WG4 Theory Meeting, 19-22nd April, Nottingham, UK

The meeting was organised by Elena Bichoutskaia (WG4 leader) at the Chemistry Department in Nottingham University.
Presentations covered a mix of exciting developments in new theoretical techniques in quantum chemical atomistic modelling, and groups presenting applications of these techniques to nanoscale problems.
Unfortunately the period coincided with the volcanic eruption in Iceland which blocked travel plans for many of the attendees, notably those from further away in Europe such as Turkey, Greece, Portugal, and Switzerland.  Nonetheless the attendance was good (even if many attendees arrived later than initially planned), with modified travel plans including buses, boats, coaches, trains, ...

The “applications” talks included many on studies of graphene and graphene interfaces (gas absorption, redox chemistry on graphene surfaces, folding and defect formation), behaviour of silicon quantum dots and the effect of chemical functionalisation of their surface on their electronic behaviour, radiation damage and oxidation in carbon based materials, correct modelling of TiOx based materials and surfaces (notably for gas absorption), … Two things were particularly noticeable – the diversity of problems being tackled, yet the similarity in approaches often used.  This led to a great deal of dynamic and stimulating debate, often throughout the talks, leading to clear guidelines for ‘best practise’ for simulation of different problem types.  There were also clear suggestions from the applications modelling groups concerning areas of current difficulty where further methodological developments were necessary, notably for accurate modelling of exchange energy, a better description of Van der Waals forces (and extraction of any erroneous VdW correction terms in current functionals such as the local density approximation for exchange and correlation), and as always, increased code speed.  Many different theoretical approaches were presented, primarily running AIMPRO but also alternative codes such as Quantum Expresso, making for very interesting benchmark and comparative studies.

The other section of talks concerned recent developments in theoretical methodologies.  These represented some particularly exciting and ground breaking steps forward, likely to have a major impact on the theoretical modelling performed during the 4 years of NanoTP, and it is not overstating to say that, once fully bug tested and distributed, some of the new code improvements will represent the biggest change in modelling for around ten years.  New filtration techniques have been developed, allowing users to start with extremely large and precise basis sets, which are then dynamically reduced to contracted basis sets “on the fly” during calculation, allowing users to run calculations with potentially the accuracy of full plane wave runs, at speeds of around a thousand times faster (and a hundred times faster than are typical with the Gaussian codes).   This means users will be able to tackle new types of theoretical models, such as complex interfaces, low dimensional extended defects, and very low symmetry large molecular systems, which are beyond the capabilities of current quantum chemical first principles codes.  Both screened exchange and Van der Waals incorporation are also close to being finished and integrated into a new release of the code.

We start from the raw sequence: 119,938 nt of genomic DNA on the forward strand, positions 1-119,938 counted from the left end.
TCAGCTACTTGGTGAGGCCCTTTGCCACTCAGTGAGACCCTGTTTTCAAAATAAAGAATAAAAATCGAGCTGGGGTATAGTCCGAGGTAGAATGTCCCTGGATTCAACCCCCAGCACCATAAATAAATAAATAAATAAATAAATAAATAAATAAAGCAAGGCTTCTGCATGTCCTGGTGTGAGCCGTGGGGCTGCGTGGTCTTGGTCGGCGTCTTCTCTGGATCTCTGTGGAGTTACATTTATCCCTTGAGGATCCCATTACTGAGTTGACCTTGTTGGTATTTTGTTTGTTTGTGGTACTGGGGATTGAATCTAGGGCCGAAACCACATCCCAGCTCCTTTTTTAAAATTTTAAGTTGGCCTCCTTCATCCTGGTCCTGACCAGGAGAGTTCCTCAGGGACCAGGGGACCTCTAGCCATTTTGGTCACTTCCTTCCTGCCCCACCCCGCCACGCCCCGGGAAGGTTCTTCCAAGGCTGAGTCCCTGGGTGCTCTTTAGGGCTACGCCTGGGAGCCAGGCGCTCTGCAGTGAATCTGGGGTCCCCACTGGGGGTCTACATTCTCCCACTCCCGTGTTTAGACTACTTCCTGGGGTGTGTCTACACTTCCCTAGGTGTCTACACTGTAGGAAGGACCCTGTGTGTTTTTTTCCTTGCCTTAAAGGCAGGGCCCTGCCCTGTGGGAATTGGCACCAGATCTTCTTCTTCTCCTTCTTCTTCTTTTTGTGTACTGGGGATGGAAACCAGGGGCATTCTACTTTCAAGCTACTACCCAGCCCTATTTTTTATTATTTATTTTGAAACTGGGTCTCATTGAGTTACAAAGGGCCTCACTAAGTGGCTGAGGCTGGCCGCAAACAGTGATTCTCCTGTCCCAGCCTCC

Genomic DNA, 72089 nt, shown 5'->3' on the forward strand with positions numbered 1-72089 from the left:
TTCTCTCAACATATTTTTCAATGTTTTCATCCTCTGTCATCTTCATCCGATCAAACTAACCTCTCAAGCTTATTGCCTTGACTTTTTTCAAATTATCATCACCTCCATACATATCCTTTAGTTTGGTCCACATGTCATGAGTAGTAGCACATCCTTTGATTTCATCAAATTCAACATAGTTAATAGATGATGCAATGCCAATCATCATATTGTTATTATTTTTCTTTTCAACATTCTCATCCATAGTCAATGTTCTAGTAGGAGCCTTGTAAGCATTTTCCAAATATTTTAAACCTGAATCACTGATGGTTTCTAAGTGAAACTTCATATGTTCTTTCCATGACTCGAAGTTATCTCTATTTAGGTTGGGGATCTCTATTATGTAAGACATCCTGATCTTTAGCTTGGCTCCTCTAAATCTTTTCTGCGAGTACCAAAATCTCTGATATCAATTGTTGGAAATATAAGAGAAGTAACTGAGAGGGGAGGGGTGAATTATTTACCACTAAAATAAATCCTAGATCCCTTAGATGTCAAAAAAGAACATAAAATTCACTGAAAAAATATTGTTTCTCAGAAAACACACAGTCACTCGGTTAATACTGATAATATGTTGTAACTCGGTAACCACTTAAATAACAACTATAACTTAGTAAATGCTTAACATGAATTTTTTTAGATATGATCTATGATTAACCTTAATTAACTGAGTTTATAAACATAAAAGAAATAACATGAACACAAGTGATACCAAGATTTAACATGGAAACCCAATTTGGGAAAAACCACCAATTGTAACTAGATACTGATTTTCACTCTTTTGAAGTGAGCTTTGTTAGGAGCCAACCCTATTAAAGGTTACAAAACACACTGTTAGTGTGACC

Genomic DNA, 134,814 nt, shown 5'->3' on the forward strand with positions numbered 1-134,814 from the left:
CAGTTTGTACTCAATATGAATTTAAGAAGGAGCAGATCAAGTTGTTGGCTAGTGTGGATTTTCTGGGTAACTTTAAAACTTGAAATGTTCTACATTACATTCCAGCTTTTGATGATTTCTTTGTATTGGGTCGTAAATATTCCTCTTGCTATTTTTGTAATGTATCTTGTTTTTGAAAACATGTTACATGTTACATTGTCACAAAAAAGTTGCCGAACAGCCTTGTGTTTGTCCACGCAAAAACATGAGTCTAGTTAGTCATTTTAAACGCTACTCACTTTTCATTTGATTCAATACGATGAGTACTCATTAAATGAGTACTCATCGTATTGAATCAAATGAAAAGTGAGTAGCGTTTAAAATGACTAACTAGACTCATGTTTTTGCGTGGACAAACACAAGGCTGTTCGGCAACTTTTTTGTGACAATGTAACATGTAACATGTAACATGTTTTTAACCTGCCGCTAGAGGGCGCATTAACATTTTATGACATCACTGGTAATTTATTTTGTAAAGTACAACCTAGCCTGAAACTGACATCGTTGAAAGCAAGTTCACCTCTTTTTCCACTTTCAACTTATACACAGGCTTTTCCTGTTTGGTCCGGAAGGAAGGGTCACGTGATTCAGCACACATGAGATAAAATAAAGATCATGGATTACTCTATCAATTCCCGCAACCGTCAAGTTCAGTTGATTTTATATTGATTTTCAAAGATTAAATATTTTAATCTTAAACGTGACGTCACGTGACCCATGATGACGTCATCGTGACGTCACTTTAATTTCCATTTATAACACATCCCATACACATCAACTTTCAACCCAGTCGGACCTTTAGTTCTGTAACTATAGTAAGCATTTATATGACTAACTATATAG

A “roll out” date for an updated version of AIMPRO was discussed and proposed for the end of the summer.  There were also discussions concerning a potential training session or workshop for the same period for new users, and the idea was raised of scheduling a formal NanoTP WG4 training workshop in 2011 to bring existing users up to date on the new functionality of the code, and introduce other members of NanoTP to the code and approach.


A brief presentation of NanoTP was given by the vice-chair, Chris Ewels, including details of the STSMs and the application procedure to be followed.  There were several expressions of interest.  One WG4 member (Hugo Pinto) has also applied for a COST bursary to give an oral presentation at E-MRS in Strasbourg.

Participants were extremely grateful to COST for supporting the meeting, and there was consensus agreement that the meeting was extremely successful.  This was despite the formidable logistical difficulties associated with the last minute cancellations due to the volcano, which required continuous updating of the programme schedule throughout the meeting.  The organisers wish to thank Nottingham University for their support and understanding, particularly concerning the associated last minute cancellations of rooms.

Finally we would like to thank the local organiser, Elena Bichoutskaia, who worked tirelessly in the lead-up to the meeting, and throughout, to ensure its success.

Further details are available on the NanoTP internal website.

19 April 2010